Capability as a Service – How commitment and practice is the only way to improve capability
Can I pay based on the outcome?
If I said to my piano teacher that I was willing to pay £20 per week for a year but I wanted a guarantee that I would be grade 8 pianist by the end of that year, and that if I was only at grade 7 I would expect a 10% refund, grade 6 at 20% refund and that if I didn’t make grade 1, I would expect a full refund, would the piano teacher accept my business? Similarly if I employed a Personal Trainer and said that I would pay him based on the results of my next triathlon where my finishing time would equate to the amount of money I pay, would that be a good deal for the trainer? Well, if the conditions of the deal were no more sophisticated than these, then almost certainly not and I suspect it would be a very short conversation.
“There is no problem that money won’t solve “
Some things you can throw money at and get a result, but other things it doesn’t matter how much money you fork out, the outcome is not proportionate. We have become used to the “as a Service” commercial model in recent years and if what you are buying is a service that you consume and there is a direct correlation between the amount spent and the service delivered, then fine. This works for CRM software, accounting software, computing infrastructure and many other examples where what you pay for is what you get. But where the buyer needs to invest their own effort and time into the “as a Service” commercial model, it has not historically worked. That’s because we are talking about improving capability, the definition of which according to Google is “the power or ability to do something”. The fact is you cannot buy ability and if you could, the richest people would also be the best sports people, the best musicians, the best writers and so on.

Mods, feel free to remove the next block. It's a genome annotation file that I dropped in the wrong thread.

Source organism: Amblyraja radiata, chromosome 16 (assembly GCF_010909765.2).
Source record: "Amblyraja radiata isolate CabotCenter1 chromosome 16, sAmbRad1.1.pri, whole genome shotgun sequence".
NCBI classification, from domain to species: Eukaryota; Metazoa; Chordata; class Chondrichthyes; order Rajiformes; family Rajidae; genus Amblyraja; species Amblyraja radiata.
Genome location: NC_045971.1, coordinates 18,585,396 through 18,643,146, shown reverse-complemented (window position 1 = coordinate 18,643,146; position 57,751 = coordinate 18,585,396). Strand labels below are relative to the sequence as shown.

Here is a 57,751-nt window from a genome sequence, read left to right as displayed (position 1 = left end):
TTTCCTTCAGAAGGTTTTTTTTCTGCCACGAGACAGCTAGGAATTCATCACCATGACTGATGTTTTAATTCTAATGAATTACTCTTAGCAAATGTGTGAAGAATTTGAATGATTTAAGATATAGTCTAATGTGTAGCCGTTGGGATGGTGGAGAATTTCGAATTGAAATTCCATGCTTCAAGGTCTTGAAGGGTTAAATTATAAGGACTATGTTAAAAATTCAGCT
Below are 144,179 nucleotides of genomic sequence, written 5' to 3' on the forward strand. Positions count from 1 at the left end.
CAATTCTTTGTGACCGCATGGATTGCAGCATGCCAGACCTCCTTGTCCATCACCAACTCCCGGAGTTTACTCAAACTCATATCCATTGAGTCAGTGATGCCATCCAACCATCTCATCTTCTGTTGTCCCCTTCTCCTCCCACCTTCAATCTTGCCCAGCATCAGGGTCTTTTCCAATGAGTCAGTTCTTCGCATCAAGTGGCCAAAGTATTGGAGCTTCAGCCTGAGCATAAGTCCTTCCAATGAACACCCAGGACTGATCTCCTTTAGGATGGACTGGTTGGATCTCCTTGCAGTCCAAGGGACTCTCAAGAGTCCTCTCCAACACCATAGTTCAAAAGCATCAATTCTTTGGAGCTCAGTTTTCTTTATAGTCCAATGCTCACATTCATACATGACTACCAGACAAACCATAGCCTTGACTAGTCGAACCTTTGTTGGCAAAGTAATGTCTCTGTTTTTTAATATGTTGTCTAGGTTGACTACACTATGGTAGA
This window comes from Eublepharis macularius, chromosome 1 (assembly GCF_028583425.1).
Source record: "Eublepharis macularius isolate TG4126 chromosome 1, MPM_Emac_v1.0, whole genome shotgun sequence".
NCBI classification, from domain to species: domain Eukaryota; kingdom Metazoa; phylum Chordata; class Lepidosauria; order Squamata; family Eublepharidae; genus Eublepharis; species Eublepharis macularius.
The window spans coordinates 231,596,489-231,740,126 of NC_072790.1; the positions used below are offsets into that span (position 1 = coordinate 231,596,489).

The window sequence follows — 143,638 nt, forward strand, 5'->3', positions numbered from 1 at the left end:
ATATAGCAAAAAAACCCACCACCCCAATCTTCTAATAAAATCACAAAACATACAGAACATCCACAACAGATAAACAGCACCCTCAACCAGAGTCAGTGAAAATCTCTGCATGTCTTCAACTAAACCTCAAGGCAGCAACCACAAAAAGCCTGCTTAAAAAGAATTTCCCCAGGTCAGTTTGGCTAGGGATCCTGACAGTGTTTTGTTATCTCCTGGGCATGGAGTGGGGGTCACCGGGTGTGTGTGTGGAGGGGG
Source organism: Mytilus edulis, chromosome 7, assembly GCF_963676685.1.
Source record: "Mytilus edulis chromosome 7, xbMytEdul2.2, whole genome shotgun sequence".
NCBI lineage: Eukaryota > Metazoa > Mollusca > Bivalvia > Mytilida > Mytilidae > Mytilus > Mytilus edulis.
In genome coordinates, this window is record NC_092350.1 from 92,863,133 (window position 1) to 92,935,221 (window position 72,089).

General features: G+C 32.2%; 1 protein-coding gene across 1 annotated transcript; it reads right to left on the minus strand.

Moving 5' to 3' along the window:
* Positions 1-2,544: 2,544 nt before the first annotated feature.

If you can’t measure it, you can’t manage it
Now, what if the piano teacher said, I can’t get you from novice to grade 8 in one year but I could do it in two years and I could get you to grade 4 in the first year, but… you must follow these conditions and you must allow me to measure your adherence to these activities. The conditions are that you must practice for ½ hour every day and you may only practice what I tell you to, you must read music theory for ½ hour every day and you must listen to prescribed music every week. Also, you must achieve 80% pass marks in weekly tests in each of these areas. What about if the piano teacher said that she would charge an additional 10% for every grade achieved above 4 in the first year? Now this starts to sound like something that works for everyone. You can imagine a similar negotiation around the triathlon outcome where the variables might be training, nutrition, sleep and stretching.
No amount of money will replace practice
Most businesses will state that their most important asset is their people and the capability of those people is what sets them aside from their competitors. To keep the music analogy going, if we compare a business to an orchestra, the business creates a budget and then expects it to be spent on courses and consultancy – it throws money at the problem. If that doesn’t work, businesses tend to increase the budget, change suppliers, change the people or change the systems. The orchestra is full of musicians who understand that no amount of money will replace practice and a commitment to self-development.
Shift in thinking
There is a running theme here. In order to improve capability the whole attitude towards that improvement needs to change from a commoditised procurement to a true partnership where the amount of commitment, propensity to change, acceptance of measurement and willingness for scrutiny must all be considered if the budget is to be well spent.
In my next blog I talk about how this translates into a tangible proposition and how we can jointly improve your capability and how can your spend can be linked to the outcome (as long as you hold up your end of the bargain).
I really do have a piano teacher, which has allowed me to be part of a band. Here's a clip of us in action: